Oh, remember those helots? As slavemasters, Spartans made the later Romans seem positively goody-two-shoes, by comparison. In his book and movie “300” Frank Miller never shows the two thousand helot luggage-bearers who Leonidas’s gang of bullies whipped before them into the pass at Thermopylae, carrying their masters’ gear and food and wine and shields.
Where were those slaves during the battle? Why, in the front line! Handed spears but no armor, they slowed down the Persians with their bodies, then made the ground conveniently slippery with their blood. Huh, funny how that got left out! I’m sure it was just an oversight.
== Thermopylae: what was going on in plain view
But the worst slander of all is one of glaring, outrageous omission and tunnel vision. It is what “300” might have shown happening just offstage, simply by turning the camera! Indeed, Leonidas could see it with his own eyes, in plain view throughout the fight, if only he chose to swivel his head. (Alas, Frank Miller doesn’t let him turn, in the comic and film.)
The Athenian navy, hard-pressed and outnumbered, guarding his flank in the nearby Artemisium Straits. Again, a citizen militia of fishermen, merchants, blacksmiths and philosophers, they too were at Thermopylae! A few miles out to sea, they battled odds no less desperate than Leonidas faced, without the convenient cliff and wall, against vastly superior Persian forces. Only with this one important difference.
Where Leonidas failed to hold for more than a day or so, the Athenians kept firm! They only retreated when the Spartans let them down!
The commander of that brave flotilla, Themistocles, is a hero far more in keeping with American traditions. A Washington-like commander who makes good use of volunteers - plus new technology and brains - to stave off hordes of arrogant, professional conquerors. Less interested in pompous bragging and macho preening, he cared about his men, striving to achieve both victory and survival. He despised “bold gestures.” What mattered were results. Saving his country. His civilization. His men.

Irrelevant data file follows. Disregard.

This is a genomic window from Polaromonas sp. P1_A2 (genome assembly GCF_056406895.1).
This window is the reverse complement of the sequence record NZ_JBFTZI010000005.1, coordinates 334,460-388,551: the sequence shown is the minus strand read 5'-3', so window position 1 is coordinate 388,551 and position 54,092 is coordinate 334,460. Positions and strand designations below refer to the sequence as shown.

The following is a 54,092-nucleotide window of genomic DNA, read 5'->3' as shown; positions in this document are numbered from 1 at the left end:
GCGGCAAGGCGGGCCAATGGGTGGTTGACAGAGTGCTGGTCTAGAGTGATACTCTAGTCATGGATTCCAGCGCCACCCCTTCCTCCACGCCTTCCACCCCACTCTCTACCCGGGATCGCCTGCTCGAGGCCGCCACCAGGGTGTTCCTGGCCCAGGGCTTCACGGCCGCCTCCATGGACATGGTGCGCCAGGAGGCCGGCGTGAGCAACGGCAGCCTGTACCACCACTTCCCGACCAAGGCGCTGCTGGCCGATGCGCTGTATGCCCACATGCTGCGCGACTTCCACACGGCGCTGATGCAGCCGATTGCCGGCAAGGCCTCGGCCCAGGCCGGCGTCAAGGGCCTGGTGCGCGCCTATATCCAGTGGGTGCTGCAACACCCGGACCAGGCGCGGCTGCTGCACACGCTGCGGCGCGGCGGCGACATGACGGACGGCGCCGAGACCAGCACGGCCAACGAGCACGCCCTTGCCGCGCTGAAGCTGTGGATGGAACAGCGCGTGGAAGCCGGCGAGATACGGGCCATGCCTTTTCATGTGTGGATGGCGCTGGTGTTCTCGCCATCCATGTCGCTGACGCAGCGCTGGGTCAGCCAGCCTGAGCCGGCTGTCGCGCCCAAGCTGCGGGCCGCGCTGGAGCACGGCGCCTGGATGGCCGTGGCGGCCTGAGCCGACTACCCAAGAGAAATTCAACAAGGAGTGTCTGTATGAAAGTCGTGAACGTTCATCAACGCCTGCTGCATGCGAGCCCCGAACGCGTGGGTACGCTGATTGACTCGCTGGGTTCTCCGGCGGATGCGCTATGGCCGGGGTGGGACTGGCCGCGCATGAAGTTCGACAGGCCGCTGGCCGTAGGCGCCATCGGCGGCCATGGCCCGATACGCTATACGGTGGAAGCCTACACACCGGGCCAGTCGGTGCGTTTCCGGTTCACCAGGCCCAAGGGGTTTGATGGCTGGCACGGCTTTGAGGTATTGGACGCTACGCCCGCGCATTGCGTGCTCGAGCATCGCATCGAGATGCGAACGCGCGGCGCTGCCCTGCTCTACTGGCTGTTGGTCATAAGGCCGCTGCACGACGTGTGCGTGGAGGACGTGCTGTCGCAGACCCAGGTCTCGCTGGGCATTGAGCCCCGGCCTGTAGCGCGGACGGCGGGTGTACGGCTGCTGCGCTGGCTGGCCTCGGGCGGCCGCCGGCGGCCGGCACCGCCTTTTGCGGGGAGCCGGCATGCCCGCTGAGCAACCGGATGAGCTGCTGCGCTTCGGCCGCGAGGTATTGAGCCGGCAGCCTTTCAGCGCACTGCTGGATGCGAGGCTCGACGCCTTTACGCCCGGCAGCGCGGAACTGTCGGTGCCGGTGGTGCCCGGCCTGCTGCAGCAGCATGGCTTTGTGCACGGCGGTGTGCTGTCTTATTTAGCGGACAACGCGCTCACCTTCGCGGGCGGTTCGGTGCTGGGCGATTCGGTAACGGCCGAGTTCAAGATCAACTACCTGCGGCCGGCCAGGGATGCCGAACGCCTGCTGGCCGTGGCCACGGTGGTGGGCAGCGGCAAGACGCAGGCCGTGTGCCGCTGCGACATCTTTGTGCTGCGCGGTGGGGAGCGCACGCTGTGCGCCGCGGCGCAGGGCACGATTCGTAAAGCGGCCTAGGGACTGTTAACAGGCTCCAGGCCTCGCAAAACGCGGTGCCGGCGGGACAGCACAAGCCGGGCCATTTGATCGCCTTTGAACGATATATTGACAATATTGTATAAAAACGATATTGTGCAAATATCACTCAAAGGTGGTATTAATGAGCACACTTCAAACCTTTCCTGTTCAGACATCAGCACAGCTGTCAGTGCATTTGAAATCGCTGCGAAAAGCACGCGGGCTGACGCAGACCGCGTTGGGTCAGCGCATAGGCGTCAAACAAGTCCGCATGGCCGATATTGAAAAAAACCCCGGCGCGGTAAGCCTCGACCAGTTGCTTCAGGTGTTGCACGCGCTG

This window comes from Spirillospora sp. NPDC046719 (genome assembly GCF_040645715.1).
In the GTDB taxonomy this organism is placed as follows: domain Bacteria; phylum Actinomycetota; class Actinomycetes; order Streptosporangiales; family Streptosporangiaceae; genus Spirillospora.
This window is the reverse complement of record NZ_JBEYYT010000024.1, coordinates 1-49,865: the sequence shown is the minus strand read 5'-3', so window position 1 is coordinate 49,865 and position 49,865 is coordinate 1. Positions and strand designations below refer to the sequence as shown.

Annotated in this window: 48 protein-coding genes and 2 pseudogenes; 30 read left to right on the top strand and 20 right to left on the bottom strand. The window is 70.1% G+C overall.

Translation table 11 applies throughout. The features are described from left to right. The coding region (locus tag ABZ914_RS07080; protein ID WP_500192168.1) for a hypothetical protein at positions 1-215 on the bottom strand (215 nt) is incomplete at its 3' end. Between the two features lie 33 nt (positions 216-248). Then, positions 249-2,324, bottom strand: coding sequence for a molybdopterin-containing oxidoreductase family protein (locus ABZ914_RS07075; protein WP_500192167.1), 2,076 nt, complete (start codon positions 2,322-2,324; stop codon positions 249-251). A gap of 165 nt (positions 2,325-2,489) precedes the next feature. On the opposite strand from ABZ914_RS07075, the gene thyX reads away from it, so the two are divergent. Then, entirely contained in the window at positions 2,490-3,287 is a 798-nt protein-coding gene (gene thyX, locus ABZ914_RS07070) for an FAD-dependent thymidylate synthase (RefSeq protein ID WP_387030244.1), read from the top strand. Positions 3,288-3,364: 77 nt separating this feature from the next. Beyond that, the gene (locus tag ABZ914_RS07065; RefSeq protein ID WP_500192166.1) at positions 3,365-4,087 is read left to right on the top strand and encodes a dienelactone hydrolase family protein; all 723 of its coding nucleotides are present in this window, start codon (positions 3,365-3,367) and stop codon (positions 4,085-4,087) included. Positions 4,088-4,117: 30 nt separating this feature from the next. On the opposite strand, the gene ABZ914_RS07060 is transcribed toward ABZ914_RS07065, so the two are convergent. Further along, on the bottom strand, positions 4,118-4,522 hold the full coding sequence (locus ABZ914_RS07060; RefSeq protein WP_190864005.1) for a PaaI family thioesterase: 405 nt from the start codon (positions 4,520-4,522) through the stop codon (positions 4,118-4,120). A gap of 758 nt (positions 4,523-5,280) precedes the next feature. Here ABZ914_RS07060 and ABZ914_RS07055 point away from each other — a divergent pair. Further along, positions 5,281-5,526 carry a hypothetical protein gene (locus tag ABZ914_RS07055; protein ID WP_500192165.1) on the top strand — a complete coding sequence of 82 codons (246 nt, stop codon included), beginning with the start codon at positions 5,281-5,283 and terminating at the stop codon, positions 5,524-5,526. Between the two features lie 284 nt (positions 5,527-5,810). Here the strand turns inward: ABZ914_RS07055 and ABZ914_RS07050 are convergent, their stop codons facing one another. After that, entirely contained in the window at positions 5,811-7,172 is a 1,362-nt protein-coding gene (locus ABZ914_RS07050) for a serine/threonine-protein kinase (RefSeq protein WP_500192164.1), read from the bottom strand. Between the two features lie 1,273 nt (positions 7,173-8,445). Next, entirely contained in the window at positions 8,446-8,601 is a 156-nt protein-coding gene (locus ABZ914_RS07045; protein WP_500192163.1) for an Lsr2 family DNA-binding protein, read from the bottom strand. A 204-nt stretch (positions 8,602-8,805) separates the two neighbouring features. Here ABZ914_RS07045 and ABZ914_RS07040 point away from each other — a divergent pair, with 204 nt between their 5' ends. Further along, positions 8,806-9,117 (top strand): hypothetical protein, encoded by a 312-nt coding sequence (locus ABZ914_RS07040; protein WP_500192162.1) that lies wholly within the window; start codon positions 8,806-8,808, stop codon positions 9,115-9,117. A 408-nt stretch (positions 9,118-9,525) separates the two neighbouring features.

And now that you know this, can you believe that Miller and his partners refused to let Leonidas turn his head and witness such a wonderful thing? And maybe give a brief, respectful nod to his allies’ epic courage? Don’t you feel cheated? You were.
Forced to give way when Leonidas failed to hold a narrow pass, Themistocles and his sailor militia kept up a fighting retreat, survived the burning of their city, (where their dauntless women handled a skillful evacuation)... till they finally drew the vast Persian navy into a trap at a little island called Salamis… glorious Salamis…
...where outnumbered Athenians - and their neighbors - utterly crushed the invading armada, sending Xerxes fleeing for his life. THAT was what saved Greece, not futile boasting and choreographed prancing on the bluffs of Thermopylae. (And again, what a movie someone might make out of the true story!)